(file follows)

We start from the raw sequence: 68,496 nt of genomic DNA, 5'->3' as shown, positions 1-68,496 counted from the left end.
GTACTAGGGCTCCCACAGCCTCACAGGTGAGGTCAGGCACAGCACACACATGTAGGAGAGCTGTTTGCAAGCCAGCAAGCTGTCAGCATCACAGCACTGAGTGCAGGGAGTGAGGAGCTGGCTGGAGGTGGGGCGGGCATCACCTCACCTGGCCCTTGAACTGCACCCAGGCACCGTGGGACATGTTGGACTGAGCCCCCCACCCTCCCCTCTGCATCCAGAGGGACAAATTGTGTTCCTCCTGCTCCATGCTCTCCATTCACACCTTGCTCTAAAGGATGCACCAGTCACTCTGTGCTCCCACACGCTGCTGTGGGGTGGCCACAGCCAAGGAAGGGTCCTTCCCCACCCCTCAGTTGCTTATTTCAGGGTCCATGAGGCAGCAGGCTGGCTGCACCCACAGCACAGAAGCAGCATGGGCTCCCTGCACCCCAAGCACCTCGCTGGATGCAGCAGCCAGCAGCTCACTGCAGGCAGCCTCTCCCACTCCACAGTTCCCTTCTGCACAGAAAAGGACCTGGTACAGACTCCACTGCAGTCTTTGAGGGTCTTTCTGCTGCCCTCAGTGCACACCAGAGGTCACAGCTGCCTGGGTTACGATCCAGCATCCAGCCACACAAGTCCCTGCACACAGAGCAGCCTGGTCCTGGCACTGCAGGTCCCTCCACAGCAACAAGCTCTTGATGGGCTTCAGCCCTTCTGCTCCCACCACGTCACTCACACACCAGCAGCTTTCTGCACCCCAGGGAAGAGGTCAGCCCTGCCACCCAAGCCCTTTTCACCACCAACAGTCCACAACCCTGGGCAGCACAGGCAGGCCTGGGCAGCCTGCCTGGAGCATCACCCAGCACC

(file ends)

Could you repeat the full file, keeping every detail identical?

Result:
We start from the raw sequence: 68,496 nt of genomic DNA, 5'->3' as shown, positions 1-68,496 counted from the left end.
GTACTAGGGCTCCCACAGCCTCACAGGTGAGGTCAGGCACAGCACACACATGTAGGAGAGCTGTTTGCAAGCCAGCAAGCTGTCAGCATCACAGCACTGAGTGCAGGGAGTGAGGAGCTGGCTGGAGGTGGGGCGGGCATCACCTCACCTGGCCCTTGAACTGCACCCAGGCACCGTGGGACATGTTGGACTGAGCCCCCCACCCTCCCCTCTGCATCCAGAGGGACAAATTGTGTTCCTCCTGCTCCATGCTCTCCATTCACACCTTGCTCTAAAGGATGCACCAGTCACTCTGTGCTCCCACACGCTGCTGTGGGGTGGCCACAGCCAAGGAAGGGTCCTTCCCCACCCCTCAGTTGCTTATTTCAGGGTCCATGAGGCAGCAGGCTGGCTGCACCCACAGCACAGAAGCAGCATGGGCTCCCTGCACCCCAAGCACCTCGCTGGATGCAGCAGCCAGCAGCTCACTGCAGGCAGCCTCTCCCACTCCACAGTTCCCTTCTGCACAGAAAAGGACCTGGTACAGACTCCACTGCAGTCTTTGAGGGTCTTTCTGCTGCCCTCAGTGCACACCAGAGGTCACAGCTGCCTGGGTTACGATCCAGCATCCAGCCACACAAGTCCCTGCACACAGAGCAGCCTGGTCCTGGCACTGCAGGTCCCTCCACAGCAACAAGCTCTTGATGGGCTTCAGCCCTTCTGCTCCCACCACGTCACTCACACACCAGCAGCTTTCTGCACCCCAGGGAAGAGGTCAGCCCTGCCACCCAAGCCCTTTTCACCACCAACAGTCCACAACCCTGGGCAGCACAGGCAGGCCTGGGCAGCCTGCCTGGAGCATCACCCAGCACC